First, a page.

Heini Dittmar

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Heini Dittmar (born March 30, 1912 in Bad Kissingen, Unterfranken, Germany; died April 28, 1960 near Mülheim an der Ruhr, West Germany) was a record-breaking German glider pilot.

Inspired by the example of his glider flying brother Edgar, Dittmar took an apprenticeship at the German Institute for Gliding (DFS). In 1932, flying his self-built glider Kondor, he won a first prize at the Rhön Glider Competition.

Dittmar then became a research pilot. In 1934, he, Hanna Reitsch, Peter Riedel, and Wolf Hirth were members of Professor Georgii's South American Glider Expedition,[1]:65 where in Argentina he achieved a new world gliding altitude record (about 4,350 metres (14,270 ft)).[2] Later the same year, he achieved a new world record for long-distance using a Fafnir II and was awarded the Hindenburg Cup. In 1936, he achieved the first crossing of the Alps in a glider. He then crowned his career as a glider pilot by becoming the first Gliding World Champion after his victory at the first Rhön International Gliding Competition in 1937.[3]

During and after the Second World War, Dittmar worked as an aircraft designer and test pilot. On 2 October 1941, flying the Messerschmitt Me 163A V4 KE+SW, he became the first human to fly faster than 1,000 km/h (620 mph).[1]:175 This record was achieved over the FAI-specified 3-km distance and was measured using an Askania theodolite. Later, on 6 July 1944, he reached a speed of 1,130 km/h (700 mph) in the Me 163B V18 bearing the Stammkennzeichen code of VA+SP, nearly losing the complete rudder surface in the process to flutter.[4][5][6]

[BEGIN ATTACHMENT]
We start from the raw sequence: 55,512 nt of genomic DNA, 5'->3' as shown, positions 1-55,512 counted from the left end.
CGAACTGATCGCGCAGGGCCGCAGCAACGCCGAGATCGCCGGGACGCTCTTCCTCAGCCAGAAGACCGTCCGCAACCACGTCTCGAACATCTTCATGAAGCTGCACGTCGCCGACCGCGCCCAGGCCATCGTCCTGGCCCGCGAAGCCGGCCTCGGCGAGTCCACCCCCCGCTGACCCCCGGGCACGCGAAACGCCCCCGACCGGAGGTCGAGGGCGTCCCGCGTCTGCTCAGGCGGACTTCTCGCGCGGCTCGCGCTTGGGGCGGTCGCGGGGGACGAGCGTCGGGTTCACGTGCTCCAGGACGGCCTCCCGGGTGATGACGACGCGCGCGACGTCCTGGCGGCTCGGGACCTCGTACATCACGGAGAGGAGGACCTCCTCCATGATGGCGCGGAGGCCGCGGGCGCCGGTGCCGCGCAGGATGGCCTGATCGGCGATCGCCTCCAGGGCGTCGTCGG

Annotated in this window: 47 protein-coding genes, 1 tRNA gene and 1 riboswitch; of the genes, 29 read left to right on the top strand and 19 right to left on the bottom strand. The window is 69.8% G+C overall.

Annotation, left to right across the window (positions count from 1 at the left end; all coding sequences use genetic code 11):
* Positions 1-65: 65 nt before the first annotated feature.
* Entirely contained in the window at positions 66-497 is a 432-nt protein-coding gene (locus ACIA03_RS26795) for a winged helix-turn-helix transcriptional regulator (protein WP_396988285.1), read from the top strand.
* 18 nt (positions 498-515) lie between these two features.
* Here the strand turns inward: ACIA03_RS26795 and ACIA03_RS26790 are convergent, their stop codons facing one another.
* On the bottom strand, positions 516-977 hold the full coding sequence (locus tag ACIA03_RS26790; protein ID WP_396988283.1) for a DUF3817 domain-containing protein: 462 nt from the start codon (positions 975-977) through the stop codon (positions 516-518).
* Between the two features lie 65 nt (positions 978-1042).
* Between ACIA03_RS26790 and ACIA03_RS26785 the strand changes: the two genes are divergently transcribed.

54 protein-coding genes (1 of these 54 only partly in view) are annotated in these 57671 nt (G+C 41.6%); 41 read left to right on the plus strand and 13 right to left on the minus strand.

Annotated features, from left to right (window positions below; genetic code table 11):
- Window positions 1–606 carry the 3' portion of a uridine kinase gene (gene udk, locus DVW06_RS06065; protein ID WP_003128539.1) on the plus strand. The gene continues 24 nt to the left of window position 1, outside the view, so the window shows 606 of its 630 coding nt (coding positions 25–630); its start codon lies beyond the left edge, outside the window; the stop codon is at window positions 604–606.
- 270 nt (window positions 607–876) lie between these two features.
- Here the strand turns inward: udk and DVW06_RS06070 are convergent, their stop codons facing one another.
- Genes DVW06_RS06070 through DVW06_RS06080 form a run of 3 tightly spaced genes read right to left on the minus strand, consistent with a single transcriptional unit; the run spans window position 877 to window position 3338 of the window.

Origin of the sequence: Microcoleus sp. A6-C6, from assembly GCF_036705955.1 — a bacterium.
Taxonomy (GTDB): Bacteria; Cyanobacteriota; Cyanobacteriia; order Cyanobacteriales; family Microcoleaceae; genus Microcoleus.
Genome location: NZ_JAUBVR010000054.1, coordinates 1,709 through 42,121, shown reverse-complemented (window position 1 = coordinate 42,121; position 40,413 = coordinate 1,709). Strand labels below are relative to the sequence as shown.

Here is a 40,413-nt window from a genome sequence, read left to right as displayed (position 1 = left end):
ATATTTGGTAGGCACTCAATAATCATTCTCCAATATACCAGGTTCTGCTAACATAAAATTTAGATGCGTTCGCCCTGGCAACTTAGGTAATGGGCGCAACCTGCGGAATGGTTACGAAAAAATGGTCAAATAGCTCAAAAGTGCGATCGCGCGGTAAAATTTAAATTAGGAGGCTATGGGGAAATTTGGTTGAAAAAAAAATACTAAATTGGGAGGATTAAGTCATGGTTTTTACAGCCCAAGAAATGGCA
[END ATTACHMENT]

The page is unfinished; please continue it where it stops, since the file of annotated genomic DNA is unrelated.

Dittmar died in a crash in 1960 while test-flying a light aircraft of his own design, the HD-153 Motor-Möve, near Essen/Mülheim airport.[7]


  1. ^ a b Reitsch, H., 1955, The Sky My Kingdom, London: Biddles Limited, Guildford and King's Lynn, ISBN 1853672629
  2. ^ Heini Dittmar at the Deutsches Segelflugmuseum.
  3. ^ [1] First gliding world champion
  4. ^ (in German) Käsmann, Ferdinand C.W., Die schnellsten Jets der Welt (Berlin: Aviatic-Verlag GmbH, 1999, ISBN 3-925505-26-1), pp. 17, 122.
  5. ^ de Bie, Rob. "Me 163B Komet - Me 163 Production - Me 163B: Werknummern list." robdebie.home. Retrieved: 28 July 2013.
  6. ^ "Me 163." walterwerke.co.uk. Retrieved: 28 August 2010.
  7. ^ 50 Jahre Deutsche Motorflugzeuge, Seite 8.